The contractor installing the driverless operating system for the city’s 20-mile Honolulu rail project has filed a “mega-substantial” claim with the Honolulu Authority for Rapid Transportation seeking compensation for construction delays on the project.
HART Executive Director Andrew Robbins declined to say how much money contractor Ansaldo Honolulu Joint Venture is seeking because a settlement in the dispute is still being negotiated.
The claim was filed about 18 months ago, and seeks a “mega-substantial” amount, according to HART board member Ember Shinn.
Ansaldo signed a $1.4 billion contract with the city in 2011 that included $574 million for the design and construction of the train control systems, and also for delivery of 80 train vehicles. Ansaldo is also to be paid $830 million for operating and maintaining the rail system over 14 years.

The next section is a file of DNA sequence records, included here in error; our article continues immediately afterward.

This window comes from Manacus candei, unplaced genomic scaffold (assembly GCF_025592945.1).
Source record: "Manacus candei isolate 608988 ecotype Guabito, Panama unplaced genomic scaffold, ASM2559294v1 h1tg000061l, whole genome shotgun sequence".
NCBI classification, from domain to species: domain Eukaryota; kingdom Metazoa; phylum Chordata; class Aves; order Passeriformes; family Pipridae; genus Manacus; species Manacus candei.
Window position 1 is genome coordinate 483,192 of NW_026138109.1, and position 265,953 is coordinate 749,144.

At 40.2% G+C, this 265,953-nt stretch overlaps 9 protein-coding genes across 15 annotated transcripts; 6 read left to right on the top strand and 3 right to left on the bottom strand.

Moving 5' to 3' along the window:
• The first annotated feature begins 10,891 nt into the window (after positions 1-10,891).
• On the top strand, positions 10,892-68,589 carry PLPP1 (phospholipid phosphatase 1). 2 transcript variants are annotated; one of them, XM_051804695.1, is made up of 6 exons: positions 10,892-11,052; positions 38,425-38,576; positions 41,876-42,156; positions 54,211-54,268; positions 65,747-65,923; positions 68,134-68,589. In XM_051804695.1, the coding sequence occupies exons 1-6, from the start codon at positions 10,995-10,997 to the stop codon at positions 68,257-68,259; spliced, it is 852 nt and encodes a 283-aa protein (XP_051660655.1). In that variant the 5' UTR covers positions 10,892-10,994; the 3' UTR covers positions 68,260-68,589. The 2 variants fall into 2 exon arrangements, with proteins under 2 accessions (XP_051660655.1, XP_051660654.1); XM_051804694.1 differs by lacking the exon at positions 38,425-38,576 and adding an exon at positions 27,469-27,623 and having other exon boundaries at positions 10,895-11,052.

That was the largest single contract in city history at the time, and Robbins said Ansaldo’s contract was based on a city construction schedule that called for the entire rail line to be completed by 2019. However, lawsuits and other problems have caused years of delays, and the current completion date for rail 2025.
Ansaldo is claiming damages because of the delays, but the claim is mostly based on the $574 million design and construction portion of the contract, Robbins said. HART is arguing Ansaldo could have or should have taken mitigating steps to reduce the costs associated with the delays, but Robbins declined to be more specific about those negotiations.